“They’re gold. Third base line, fifteen rows up. Company seats. Make sure your kid brings his glove and pays attention.”

The masses of humanity shuffled past.

“Fuckin’ kid,” Mikey said, “He’s like half a fag for Mr. November, y’know?”


Present day—Bergen County, New Jersey....

“Honey, what’s this?”

Pat poked his head around the corner into the master bedroom. He had a half a beard of shaving cream and a thick, black towel cinched around his waist.

“What’s what?”

“This,” his wife Jeanie held up a faded swatch of paper, “This was in your junk box on your bureau. I’m cleaning it out. Is this important?”

Patrick padded over and plucked the paper from his wife’s scissored fingertips, giving her a puzzled look. He unfolded the paper, read the handwriting and felt a surge of memories rise behind his eyes.

“Who is Raúl Gomez?”

Pat tsked dismissively. “Um, just this guy… wow. Phew. Long time ago. Forgot I even had this piece of paper anymore.”

“Is that a Social Security number?”

“Umm…kind of. Yeah.”

“Why do you have his Social Security number?”

“It’s a long story.”

Later that day in midtown, Pat swiveled in his desk chair and stared out at the canyons of Manhattan. Rain leaked jagged streams down his office window.

It had been over ten years since he asked his cousin Mikey in NYPD for that favor, a wild young hair up Pat’s ass…looking for some payback. He had no idea what he’d do and in the end ended up doing nothing. Once again Pat was amazed at the banal dross of life accumulating around him like so much cold, wet sand.

Nothing really came of the stolen credit cards and missing driver licenses from that night. After all, the robbery was back in the salad days of the Internet, back when identity theft was just a faint notion on a far back burner.

A couple of gas charges, a restaurant bar tab, and poof—it was over. Cops said cards were probably buried deep in a landfill somewhere.

Pat swiveled back and picked up the piece of paper from his desk blotter.
Raúl Gomez. A.K.A. Heaven.

Pat unclipped his personal cell phone from his belt, shut his office door, and made some calls.


“He owns a what?”

The private detective next to Pat trolled a finger down his report and squinted. They were perched in a Starbucks window on West 56th.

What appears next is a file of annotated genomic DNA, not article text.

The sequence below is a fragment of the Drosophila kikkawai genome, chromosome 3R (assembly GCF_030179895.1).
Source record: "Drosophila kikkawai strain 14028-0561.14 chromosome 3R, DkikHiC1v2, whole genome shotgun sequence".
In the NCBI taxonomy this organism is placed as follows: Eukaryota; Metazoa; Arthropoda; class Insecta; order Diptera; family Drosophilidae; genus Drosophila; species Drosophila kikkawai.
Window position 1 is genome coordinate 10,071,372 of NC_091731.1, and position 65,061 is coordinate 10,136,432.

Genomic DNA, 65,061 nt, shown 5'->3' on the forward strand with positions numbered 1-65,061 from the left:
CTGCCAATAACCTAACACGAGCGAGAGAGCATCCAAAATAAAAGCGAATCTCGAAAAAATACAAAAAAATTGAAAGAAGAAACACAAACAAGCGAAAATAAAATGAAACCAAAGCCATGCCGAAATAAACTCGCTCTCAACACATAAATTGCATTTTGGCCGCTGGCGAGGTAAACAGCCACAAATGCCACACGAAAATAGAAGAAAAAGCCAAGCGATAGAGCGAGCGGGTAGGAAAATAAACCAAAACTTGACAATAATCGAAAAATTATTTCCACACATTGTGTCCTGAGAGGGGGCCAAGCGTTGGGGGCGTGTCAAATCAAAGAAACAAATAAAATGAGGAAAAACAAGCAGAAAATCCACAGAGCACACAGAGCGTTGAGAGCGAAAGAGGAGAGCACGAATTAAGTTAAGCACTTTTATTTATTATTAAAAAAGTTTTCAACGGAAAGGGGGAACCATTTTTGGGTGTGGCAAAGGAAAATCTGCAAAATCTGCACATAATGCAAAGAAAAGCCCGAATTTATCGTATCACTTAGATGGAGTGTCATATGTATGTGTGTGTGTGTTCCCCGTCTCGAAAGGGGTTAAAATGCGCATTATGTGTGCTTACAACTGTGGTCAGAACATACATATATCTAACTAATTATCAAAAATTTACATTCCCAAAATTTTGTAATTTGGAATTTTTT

“Ahh…a small auto supply house in South Amboy, New Jersey. Actually they just sell high end rims. Fancy chrome accessories, that sort of thing. The detailed, bass thumping 808 crowd, if you know what I mean.”

“And he’s no longer doing anything criminal?”

The detective smoothed his tie. “From all outward appearances, no. After his last jolt for aggravated assault, nothing comes up. Rents an average looking townhouse, has a wife who runs a nail salon and a daughter in private preschool if you can believe that. It seems the correctional system has rehabilitated Mr. Gomez. Joined the rate race as it were. Here’s a current picture.”

Patrick looked at the photograph taken from a distance. Older, yes, softer, yes, eyes of menace still. Hair gone and a shaved dome, dipped a bit more in ink and a tad on the jowly side, but it was definitely him.


“Yes, sir. Raúl Gomez. Heaven.”

Pat snorted and shook his head in wonder. He then shook the private detective’s hand and wrote him a check.


The following Saturday, Pat Flood opened the glass door to Heavenly Hubs a sharp electronic deet-deet-deet announcing his entrance. Heavy plodding hip hop vibrated the air and hard April sunshine blasted through the barred windows, flashing up the chrome.

A clerk at the front with a flat-brimmed purple Yankees cap, wet-looking Lil’ Wayne dreads, and an oversized Nets jersey cocked a fuzzy chin at Patrick, “S’up, can I do y’fo’?”

Pat’s heart raced. Gingerly he made his way forward down the central display area, his mouth drying. At the counter he drummed his fingers on a glass case near the register. An aisle over, two wannabe bangers in white skull caps and droopy shorts were snickering.

“Owner around?”


“Is the owner around?”

“Depends, dog. You sellin’ shit?”

“Selling shit?”

“Yeah. You a salesman? Sign front window says, like, no solicitation.”

“No. No, I just would like to speak to the owner that’s all, please.”

Purple Cap leaned back on his stool and scratched the neck of a panting Rotweiller the size of ottoman resting on the floor behind him. Patrick noticed the dog’s collar was a hand tooled black leather belt with the word PRIME on it in raised, sharp studs.

“I’ll check if he’s available.”

“Thanks,” Pat said, the dog looking up and appraising Pat’s presence. Purple Cap paused at the doorway and turned back.
“And who’re you?”

Pat crossed his arms and forced a smile, “I’m Patrick.”